In rural America, we do things our way. I Do It My Way poster, based upon the original painting Cadence, by Steve Henderson.

Whether or not you’re Viggo Mortensen, if you can’t make it to the show, you can find Steve Henderson’s art in the following venues:

Manufacturers and retailers, license Steve’s art through Art Licensing.

This article is linked to Living Well Spending Less, A Life in Balance, A Peek into my ParadiseHappy and Blessed Home, Little House in the Suburbs, Our Heritage of Health, Life as We Know It, The Thriftiness Miss, Let This Mind Be in You, Friday Flash Blog, Oh So Amelia, The Chicken Chick, Nourishing Joy, Natural Living Mamma, Butter Believer, Mom’s the Word, The Better Mom, The Prairie Homestead, A Blossoming Life, Real Food Forager, Healthy Roots Happy Soul, A Humble Bumble, Adventures of a DIY Mom, Be Simply Better, Holistic Squid, Mama BZZ

Just OUTLive Happily on Less in paperback and digital format at Amazon.com. We own our home — mortgage free — our car, and seven acres of land. We have functioned our entire married life on one modest income, raising four children to successful emotional and financial adulthood.

Live Happily on Less talks about how you, too, can live well on whatever income you’re given, and it does not involve weird, unsustainable money saving tricks and tips. In 52 chapters, Live Happily on Less walks you through simple life-changing principles that you can adopt to make real, realistic, and sustainable changes that work.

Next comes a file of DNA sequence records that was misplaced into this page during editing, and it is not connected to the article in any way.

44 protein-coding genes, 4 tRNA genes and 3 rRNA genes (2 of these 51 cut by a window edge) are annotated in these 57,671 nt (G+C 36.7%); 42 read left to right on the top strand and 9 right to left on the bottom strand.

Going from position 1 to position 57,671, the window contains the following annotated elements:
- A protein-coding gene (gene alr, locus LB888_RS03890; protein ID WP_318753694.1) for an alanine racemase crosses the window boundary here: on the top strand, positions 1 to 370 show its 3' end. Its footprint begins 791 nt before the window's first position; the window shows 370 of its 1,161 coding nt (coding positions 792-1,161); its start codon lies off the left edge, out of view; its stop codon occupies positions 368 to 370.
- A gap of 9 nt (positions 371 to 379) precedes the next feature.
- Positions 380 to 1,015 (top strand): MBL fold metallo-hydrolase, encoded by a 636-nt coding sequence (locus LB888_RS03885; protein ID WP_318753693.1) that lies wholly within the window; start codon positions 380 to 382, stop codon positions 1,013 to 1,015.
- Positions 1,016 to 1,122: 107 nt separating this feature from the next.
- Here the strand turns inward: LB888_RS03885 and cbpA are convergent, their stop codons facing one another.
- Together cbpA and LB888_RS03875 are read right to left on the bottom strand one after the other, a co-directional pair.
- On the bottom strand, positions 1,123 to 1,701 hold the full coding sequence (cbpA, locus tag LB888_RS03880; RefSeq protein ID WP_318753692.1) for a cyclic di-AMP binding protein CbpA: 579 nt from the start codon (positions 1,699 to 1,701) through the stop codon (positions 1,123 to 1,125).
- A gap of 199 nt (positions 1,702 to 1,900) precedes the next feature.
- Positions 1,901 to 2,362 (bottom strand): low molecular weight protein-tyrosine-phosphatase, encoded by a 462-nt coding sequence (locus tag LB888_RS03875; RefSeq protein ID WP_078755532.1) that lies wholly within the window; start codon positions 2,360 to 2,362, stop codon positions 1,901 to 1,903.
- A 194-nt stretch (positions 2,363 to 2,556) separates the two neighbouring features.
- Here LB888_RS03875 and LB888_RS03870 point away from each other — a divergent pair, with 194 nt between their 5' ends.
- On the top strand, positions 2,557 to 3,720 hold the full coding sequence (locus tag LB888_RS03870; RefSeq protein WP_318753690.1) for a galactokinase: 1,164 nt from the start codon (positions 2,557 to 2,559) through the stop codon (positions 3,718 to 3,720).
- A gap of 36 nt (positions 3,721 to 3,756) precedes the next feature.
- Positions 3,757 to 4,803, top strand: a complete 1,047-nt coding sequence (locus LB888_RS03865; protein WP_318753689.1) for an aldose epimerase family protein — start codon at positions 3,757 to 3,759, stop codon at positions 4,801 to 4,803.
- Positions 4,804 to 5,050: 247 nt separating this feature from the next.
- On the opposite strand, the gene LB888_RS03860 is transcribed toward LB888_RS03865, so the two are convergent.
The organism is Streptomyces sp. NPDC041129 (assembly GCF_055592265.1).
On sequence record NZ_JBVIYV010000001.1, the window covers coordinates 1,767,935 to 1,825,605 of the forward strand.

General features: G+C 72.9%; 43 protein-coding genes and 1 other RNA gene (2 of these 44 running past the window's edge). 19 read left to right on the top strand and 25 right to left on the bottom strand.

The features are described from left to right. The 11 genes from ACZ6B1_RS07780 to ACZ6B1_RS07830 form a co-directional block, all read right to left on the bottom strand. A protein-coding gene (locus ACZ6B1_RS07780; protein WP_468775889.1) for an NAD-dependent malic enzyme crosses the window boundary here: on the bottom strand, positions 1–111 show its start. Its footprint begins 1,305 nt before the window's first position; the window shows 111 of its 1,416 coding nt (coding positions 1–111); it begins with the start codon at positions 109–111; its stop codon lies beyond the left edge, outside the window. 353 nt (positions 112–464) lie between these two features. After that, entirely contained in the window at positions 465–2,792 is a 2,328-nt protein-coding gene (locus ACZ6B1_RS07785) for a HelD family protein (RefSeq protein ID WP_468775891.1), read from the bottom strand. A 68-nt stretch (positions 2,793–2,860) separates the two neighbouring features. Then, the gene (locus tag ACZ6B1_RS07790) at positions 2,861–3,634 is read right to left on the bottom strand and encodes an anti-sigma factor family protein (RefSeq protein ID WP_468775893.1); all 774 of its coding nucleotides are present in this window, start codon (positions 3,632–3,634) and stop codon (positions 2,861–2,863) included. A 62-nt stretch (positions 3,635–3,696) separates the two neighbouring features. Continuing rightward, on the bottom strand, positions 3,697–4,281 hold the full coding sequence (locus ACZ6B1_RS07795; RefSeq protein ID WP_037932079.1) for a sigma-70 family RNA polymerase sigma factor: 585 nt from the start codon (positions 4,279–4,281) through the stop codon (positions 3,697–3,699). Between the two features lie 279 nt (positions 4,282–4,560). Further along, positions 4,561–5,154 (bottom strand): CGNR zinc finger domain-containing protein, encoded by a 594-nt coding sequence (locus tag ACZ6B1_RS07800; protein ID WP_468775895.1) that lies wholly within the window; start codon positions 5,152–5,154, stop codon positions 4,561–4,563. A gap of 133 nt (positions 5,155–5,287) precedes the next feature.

Because it’s a book about saving money, Live Happily on Less is also reasonably priced: $12.99 for the paperback and $5.99 for the digital version. The digital version is also available for borrowing through Amazon Prime.

Live Happily on Less will shortly be out in paperback at Amazon.com. If you would like to review it for your blog readership, please contact me at carolyn@stevehendersonfineart.com

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10 Responses to “Viggo Mortensen — Will You Drop By?”

  1. Jana Botkin says:

    Oh yes, I get it! We have a couple of HUGE name celebrities in our little town, and very few of us have seen either one. One bought one of my paintings a few months ago – it was thrill for me, not because it was Anjelica Huston, but because a painting sold to a stranger. YES! She bought it because she liked it, not because we are friends or family and she felt sorry for me.

    Celebrity or peon, our money is all the same color of green.

    May The Norwegian kick some fanny with this show!

    p.s. I’ve been to Sandpoint. We were visiting my uncle in St. Maries, and I was simply thrilled beyond words to learn that the original Coldwater Creek store was a mere 1-2 hours away.

    And if you have the pleasure of meeting my friend Diana Moses Botkin at the gallery, please give her a hug from me!

    • Hi Jana — those huge names are hidden all throughout the country, I imagine, and if the town is small enough, we all know that they’re there. Congratulations on your painting sale, and I am sure that Ms. Huston looks at her purchase with joy and enjoyment.

      Coldwater Creek is near, or in Sandpoint? I’ll have to check that out. The Norwegian Artist and I enjoyed a tremendously excellent Thai dinner there at Secret Thai, which our source said was the place to go. How right she was! We went wild and chose three stars of hotness out of four, and the owner graciously brought us a full pitcher of cold water.

      I will ask about your friend Diana — a relative as well as a friend? My keen powers of observation can’t help but notice a similarity of name.

      • Jana Botkin says:

        Coldwater Creek began in a covered bridge in Sandpoint! I think their main store is now in Coeur d’Alene. It was so very beautiful; the rooms were arranged by color. Almost everything I’ve ever bought from them I still own (or maybe a friend or sister has it now because I got tired of it because it wouldn’t wear out).